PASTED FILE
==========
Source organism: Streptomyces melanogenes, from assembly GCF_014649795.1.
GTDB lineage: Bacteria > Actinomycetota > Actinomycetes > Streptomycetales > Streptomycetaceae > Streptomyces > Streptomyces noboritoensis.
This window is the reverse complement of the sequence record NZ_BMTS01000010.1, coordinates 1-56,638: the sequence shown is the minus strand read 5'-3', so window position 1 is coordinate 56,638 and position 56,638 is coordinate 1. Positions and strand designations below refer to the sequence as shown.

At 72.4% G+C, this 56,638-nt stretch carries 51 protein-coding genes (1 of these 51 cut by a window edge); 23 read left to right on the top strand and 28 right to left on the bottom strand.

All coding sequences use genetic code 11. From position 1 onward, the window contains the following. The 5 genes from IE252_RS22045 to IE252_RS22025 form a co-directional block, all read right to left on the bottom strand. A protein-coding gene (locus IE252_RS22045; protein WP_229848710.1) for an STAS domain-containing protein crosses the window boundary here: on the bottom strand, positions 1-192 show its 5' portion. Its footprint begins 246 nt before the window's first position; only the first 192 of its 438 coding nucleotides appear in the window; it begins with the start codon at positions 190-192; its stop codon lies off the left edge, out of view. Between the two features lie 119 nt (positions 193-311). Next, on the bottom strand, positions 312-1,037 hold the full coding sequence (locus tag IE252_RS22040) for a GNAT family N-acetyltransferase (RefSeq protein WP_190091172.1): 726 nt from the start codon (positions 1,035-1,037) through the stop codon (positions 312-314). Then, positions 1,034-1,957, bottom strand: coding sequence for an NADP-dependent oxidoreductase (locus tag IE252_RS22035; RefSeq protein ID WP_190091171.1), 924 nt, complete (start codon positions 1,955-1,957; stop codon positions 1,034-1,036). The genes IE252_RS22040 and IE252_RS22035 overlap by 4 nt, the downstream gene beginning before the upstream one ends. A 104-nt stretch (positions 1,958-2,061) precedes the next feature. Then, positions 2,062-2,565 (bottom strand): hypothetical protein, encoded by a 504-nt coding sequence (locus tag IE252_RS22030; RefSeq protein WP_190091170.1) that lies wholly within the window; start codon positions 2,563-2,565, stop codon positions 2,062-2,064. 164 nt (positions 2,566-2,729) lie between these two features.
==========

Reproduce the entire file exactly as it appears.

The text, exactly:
Source organism: Streptomyces melanogenes, from assembly GCF_014649795.1.
GTDB lineage: Bacteria > Actinomycetota > Actinomycetes > Streptomycetales > Streptomycetaceae > Streptomyces > Streptomyces noboritoensis.
This window is the reverse complement of the sequence record NZ_BMTS01000010.1, coordinates 1-56,638: the sequence shown is the minus strand read 5'-3', so window position 1 is coordinate 56,638 and position 56,638 is coordinate 1. Positions and strand designations below refer to the sequence as shown.

At 72.4% G+C, this 56,638-nt stretch carries 51 protein-coding genes (1 of these 51 cut by a window edge); 23 read left to right on the top strand and 28 right to left on the bottom strand.

All coding sequences use genetic code 11. From position 1 onward, the window contains the following. The 5 genes from IE252_RS22045 to IE252_RS22025 form a co-directional block, all read right to left on the bottom strand. A protein-coding gene (locus IE252_RS22045; protein WP_229848710.1) for an STAS domain-containing protein crosses the window boundary here: on the bottom strand, positions 1-192 show its 5' portion. Its footprint begins 246 nt before the window's first position; only the first 192 of its 438 coding nucleotides appear in the window; it begins with the start codon at positions 190-192; its stop codon lies off the left edge, out of view. Between the two features lie 119 nt (positions 193-311). Next, on the bottom strand, positions 312-1,037 hold the full coding sequence (locus tag IE252_RS22040) for a GNAT family N-acetyltransferase (RefSeq protein WP_190091172.1): 726 nt from the start codon (positions 1,035-1,037) through the stop codon (positions 312-314). Then, positions 1,034-1,957, bottom strand: coding sequence for an NADP-dependent oxidoreductase (locus tag IE252_RS22035; RefSeq protein ID WP_190091171.1), 924 nt, complete (start codon positions 1,955-1,957; stop codon positions 1,034-1,036). The genes IE252_RS22040 and IE252_RS22035 overlap by 4 nt, the downstream gene beginning before the upstream one ends. A 104-nt stretch (positions 1,958-2,061) precedes the next feature. Then, positions 2,062-2,565 (bottom strand): hypothetical protein, encoded by a 504-nt coding sequence (locus tag IE252_RS22030; RefSeq protein WP_190091170.1) that lies wholly within the window; start codon positions 2,563-2,565, stop codon positions 2,062-2,064. 164 nt (positions 2,566-2,729) lie between these two features.